The precision of the hominid timescale estimated by relaxed clock methods


Correspondence: Carlos G. Schrago, Universidade Federal do Rio de Janeiro, Instituto de Biologia, Departamento de Genética, CCS, A2-092, Rua Prof. Rodolpho Paulo Rocco, SN, Cidade Universitária, Rio de Janeiro, RJ, CEP: 21941-617, Brazil.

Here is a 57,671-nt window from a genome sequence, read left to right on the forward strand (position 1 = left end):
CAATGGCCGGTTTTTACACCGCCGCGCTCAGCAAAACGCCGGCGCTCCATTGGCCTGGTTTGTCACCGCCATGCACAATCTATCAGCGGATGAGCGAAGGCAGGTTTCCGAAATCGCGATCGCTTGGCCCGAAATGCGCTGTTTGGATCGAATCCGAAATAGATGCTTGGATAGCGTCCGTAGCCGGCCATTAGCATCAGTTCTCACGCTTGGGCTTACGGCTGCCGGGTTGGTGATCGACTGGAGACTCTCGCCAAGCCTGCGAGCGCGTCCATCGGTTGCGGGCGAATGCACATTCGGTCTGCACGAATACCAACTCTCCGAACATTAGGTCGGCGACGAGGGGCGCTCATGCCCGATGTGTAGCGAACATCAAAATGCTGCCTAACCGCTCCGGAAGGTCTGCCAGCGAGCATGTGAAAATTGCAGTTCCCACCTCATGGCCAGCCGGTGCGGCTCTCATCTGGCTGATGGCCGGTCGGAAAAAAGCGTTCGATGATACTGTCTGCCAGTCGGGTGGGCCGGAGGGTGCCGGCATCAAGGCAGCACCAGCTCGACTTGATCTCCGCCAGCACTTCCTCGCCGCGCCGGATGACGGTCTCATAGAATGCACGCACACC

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The chronological scenario of the evolution of hominoid primates has been thoroughly investigated since the advent of the molecular clock hypothesis. With the availability of genomic sequences for all hominid genera and other anthropoids, we may have reached the point at which the information from sequence data alone will not provide further evidence for the inference of the hominid evolution timescale. To verify this conjecture, we have compiled a genomic data set for all of the anthropoid genera. Our estimate places the Homo/Pan divergence at approximately 7.4 Ma, the Gorilla lineage divergence at approximately 9.7 Ma, the basal Hominidae divergence at 18.1 Ma and the basal Hominoidea divergence at 20.6 Ma. By inferring the theoretical limit distribution of posterior densities under a Bayesian framework, we show that it is unlikely that lengthier alignments or the availability of new genomic sequences will provide additional information to reduce the uncertainty associated with the divergence time estimates of the four hominid genera. A reduction of this uncertainty will be achieved only by the inclusion of more informative calibration priors.